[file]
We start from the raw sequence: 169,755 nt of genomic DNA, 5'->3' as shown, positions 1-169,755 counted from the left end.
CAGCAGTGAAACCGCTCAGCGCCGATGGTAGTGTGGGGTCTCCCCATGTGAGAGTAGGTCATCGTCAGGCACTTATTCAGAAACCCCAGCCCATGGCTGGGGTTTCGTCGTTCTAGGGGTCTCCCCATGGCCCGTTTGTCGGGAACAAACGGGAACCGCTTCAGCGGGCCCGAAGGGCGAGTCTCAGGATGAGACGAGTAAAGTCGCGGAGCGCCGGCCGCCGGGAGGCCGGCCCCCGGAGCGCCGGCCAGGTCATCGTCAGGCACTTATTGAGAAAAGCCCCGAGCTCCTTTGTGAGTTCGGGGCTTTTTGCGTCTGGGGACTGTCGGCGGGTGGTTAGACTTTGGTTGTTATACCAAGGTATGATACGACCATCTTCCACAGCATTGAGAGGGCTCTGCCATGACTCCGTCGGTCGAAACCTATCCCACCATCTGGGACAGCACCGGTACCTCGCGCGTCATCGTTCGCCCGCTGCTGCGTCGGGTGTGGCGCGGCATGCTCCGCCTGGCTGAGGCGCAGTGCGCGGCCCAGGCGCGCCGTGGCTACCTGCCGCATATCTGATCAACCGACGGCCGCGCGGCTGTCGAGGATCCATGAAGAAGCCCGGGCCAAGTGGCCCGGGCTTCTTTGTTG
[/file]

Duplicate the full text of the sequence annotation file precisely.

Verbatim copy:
We start from the raw sequence: 169,755 nt of genomic DNA, 5'->3' as shown, positions 1-169,755 counted from the left end.
CAGCAGTGAAACCGCTCAGCGCCGATGGTAGTGTGGGGTCTCCCCATGTGAGAGTAGGTCATCGTCAGGCACTTATTCAGAAACCCCAGCCCATGGCTGGGGTTTCGTCGTTCTAGGGGTCTCCCCATGGCCCGTTTGTCGGGAACAAACGGGAACCGCTTCAGCGGGCCCGAAGGGCGAGTCTCAGGATGAGACGAGTAAAGTCGCGGAGCGCCGGCCGCCGGGAGGCCGGCCCCCGGAGCGCCGGCCAGGTCATCGTCAGGCACTTATTGAGAAAAGCCCCGAGCTCCTTTGTGAGTTCGGGGCTTTTTGCGTCTGGGGACTGTCGGCGGGTGGTTAGACTTTGGTTGTTATACCAAGGTATGATACGACCATCTTCCACAGCATTGAGAGGGCTCTGCCATGACTCCGTCGGTCGAAACCTATCCCACCATCTGGGACAGCACCGGTACCTCGCGCGTCATCGTTCGCCCGCTGCTGCGTCGGGTGTGGCGCGGCATGCTCCGCCTGGCTGAGGCGCAGTGCGCGGCCCAGGCGCGCCGTGGCTACCTGCCGCATATCTGATCAACCGACGGCCGCGCGGCTGTCGAGGATCCATGAAGAAGCCCGGGCCAAGTGGCCCGGGCTTCTTTGTTG